If you know me, you know I love me some John Legend. So to start off this post, I thought I’d quote a lyric of his that sums up what I’m about to argue pretty damn well: ‘There’s no promised tomorrow.’
At 23 years young, I have a whole life ahead of me (hopefully!) I try to never take one day for granted. I’m a big advocate of living life to the fullest, trying new things, and being adventurous, because you never know what lies ahead.
At the moment, my home state of California is experiencing the worst storm it’s had in over ten years, and it’s making headlines— not only because the state has been in a severe drought, but because the storm has brought down a historic landmark: the Pioneer Cabin Tree.
The Pioneer Cabin Tree was a sequoia located in Calaveras Big Trees State Park. The tunnel through it was carved into the tree’s trunk in the 1880s, and the tree itself was estimated to be at least 1000 years old.
I didn’t even know how much I wanted to see this legendary tree until the news of its demise was all over my Facebook news feed. Granted, there are still a few other trees whose trunks have tunnels carved out of them so the experience isn’t completely lost.
For a variety of reasons, if there’s a particular place around the world that you just really want to visit, a sight you want to see, or an animal you want to observe in their natural habitat, do it now. Because there’s no such thing as a promised tomorrow.
For example, the Maldives? Those beautiful bungalows over the water surrounded by serene white sand beaches and lush green landscapes? Several of its islands were decimated by the 2004 tsunami, and the rest of the country could be underwater within the next thirty years.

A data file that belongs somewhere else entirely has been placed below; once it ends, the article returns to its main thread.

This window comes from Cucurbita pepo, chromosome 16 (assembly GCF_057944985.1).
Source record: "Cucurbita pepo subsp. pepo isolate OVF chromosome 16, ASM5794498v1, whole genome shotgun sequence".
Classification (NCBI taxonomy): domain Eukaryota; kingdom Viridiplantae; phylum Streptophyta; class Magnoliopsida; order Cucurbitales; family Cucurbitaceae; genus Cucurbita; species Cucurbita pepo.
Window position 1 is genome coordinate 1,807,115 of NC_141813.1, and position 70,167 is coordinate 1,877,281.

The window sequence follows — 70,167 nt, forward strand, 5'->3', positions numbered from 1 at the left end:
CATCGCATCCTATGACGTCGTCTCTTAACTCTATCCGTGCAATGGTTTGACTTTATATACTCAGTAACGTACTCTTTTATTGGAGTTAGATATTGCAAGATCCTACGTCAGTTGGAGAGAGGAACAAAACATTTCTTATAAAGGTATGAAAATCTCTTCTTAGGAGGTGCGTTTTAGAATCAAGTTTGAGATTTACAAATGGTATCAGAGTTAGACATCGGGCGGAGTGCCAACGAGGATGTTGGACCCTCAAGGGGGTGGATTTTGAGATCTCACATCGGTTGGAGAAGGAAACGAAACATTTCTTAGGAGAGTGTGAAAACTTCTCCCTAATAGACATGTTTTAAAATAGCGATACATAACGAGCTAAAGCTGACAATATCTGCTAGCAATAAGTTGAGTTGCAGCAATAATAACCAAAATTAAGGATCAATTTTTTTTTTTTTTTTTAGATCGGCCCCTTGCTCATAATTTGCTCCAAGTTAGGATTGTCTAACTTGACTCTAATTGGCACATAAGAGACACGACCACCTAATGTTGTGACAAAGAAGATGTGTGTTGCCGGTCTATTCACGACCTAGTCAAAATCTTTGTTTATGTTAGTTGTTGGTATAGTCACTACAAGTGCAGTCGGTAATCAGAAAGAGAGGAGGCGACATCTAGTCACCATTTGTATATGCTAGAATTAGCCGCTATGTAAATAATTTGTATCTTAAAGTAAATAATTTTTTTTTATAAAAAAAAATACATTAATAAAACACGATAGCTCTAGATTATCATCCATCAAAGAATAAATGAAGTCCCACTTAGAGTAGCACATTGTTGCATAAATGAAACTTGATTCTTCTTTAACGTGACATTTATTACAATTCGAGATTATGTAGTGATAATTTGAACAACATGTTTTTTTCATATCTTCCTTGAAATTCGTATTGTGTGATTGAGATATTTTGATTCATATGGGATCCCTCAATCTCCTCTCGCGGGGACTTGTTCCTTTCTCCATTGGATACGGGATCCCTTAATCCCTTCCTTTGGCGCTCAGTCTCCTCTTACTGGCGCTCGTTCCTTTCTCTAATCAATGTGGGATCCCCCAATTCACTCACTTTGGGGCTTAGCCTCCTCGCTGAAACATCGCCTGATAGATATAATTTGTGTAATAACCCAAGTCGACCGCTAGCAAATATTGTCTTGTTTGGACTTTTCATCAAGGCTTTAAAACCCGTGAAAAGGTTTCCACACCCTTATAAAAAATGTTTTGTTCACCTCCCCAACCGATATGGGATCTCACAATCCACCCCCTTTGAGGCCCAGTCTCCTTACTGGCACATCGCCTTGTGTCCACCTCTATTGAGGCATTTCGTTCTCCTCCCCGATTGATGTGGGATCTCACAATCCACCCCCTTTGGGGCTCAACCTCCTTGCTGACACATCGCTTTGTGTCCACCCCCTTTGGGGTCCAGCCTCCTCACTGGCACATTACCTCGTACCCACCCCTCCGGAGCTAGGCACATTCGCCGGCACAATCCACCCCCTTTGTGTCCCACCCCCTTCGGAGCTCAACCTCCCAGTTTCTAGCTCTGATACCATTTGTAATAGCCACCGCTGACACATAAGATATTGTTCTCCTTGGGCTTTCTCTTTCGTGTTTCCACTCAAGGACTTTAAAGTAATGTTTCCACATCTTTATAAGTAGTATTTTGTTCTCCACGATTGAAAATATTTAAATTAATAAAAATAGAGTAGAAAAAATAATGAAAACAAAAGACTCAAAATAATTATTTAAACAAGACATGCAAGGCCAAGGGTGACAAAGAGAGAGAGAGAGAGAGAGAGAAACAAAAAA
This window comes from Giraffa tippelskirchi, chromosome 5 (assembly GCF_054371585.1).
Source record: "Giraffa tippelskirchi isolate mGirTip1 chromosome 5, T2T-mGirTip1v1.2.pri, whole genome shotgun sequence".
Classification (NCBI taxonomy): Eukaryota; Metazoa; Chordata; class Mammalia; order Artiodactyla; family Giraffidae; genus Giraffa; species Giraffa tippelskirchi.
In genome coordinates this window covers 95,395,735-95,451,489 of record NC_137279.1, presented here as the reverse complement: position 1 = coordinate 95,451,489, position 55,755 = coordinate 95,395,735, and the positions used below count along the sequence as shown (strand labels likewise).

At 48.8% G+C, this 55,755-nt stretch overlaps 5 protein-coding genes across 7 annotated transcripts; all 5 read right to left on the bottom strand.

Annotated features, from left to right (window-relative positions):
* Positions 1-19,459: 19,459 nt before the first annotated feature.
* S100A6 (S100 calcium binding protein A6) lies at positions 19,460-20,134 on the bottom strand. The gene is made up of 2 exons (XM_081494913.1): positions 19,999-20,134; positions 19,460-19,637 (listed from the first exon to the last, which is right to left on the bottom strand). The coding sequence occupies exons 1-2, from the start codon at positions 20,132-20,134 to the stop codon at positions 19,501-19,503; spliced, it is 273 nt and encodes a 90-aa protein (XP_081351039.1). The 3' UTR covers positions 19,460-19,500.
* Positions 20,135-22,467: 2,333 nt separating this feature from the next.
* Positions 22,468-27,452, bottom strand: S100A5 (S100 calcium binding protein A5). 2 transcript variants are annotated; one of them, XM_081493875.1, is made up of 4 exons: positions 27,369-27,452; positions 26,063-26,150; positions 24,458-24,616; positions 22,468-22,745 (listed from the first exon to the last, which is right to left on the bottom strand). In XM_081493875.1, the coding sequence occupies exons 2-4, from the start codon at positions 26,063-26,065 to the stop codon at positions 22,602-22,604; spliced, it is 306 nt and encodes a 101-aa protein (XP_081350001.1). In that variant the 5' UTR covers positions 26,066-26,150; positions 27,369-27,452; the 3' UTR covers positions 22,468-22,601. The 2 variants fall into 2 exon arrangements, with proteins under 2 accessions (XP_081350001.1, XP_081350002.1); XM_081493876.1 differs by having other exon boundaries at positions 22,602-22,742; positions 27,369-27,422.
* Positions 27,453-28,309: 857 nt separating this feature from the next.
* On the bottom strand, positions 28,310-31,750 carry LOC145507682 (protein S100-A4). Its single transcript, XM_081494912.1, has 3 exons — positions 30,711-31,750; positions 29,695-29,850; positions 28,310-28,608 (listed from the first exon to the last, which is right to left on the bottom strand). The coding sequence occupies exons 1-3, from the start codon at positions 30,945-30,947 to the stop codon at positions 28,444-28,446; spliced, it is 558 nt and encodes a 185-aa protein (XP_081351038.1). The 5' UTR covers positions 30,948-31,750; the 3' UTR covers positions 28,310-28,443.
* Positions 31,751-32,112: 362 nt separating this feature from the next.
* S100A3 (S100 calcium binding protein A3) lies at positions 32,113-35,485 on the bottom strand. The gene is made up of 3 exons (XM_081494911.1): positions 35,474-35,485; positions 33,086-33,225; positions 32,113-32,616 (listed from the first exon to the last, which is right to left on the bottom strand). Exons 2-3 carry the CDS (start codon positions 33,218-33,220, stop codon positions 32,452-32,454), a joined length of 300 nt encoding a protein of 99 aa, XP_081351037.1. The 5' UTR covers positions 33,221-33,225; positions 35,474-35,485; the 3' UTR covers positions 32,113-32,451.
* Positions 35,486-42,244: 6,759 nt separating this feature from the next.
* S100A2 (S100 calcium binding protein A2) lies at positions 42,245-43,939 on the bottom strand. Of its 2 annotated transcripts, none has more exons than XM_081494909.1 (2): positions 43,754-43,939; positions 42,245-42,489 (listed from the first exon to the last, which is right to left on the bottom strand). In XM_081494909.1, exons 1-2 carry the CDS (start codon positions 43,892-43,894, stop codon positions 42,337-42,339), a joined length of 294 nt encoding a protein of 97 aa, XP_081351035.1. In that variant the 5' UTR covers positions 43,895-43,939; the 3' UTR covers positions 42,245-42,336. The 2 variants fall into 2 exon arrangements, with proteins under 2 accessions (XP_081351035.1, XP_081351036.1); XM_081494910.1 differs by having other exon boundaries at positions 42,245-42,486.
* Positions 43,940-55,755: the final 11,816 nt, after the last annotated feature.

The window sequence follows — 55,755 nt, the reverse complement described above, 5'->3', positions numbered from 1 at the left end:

The Taj Mahal, manmade and built out of marble. What could possibly tarnish that? Well, for one, pollutants from nearby factories are marring the bright white of the marble. Secondly, architects believe that the building’s foundations are being eroded away and the entire building is slowly sinking into the Yamuna River.
Want to cuddle a Koala in Australia? Koala populations are increasingly threatened by wildfires and disease, and each individual state has begun to put regulations into place against human contact.
The cute marsupials are just one example of a species threatened– there’s an entire list of affable animals that may one day no longer be a part of our world. Animals are being poached and their habitats threatened, so if you want to go on African safari or explore the Amazon jungle, go now.
Travel may not always be accessible to us for several reasons, between work, financial concerns, and family obligations. But we should all stop assuming the world will never change and will stay the same. Earthquakes and storms will be more frequent in years to come, so go now and experience the incredible diversity and history of other countries while you still can.
As climate change persists, maybe we can make a difference as long as we continue to be conscientious, global consumers. But that’s another point to be made on another day.
Article photo courtesy of Simona Ladan/NBC News.
Featured Image courtesy of Aron Bosworth/Outdoor Project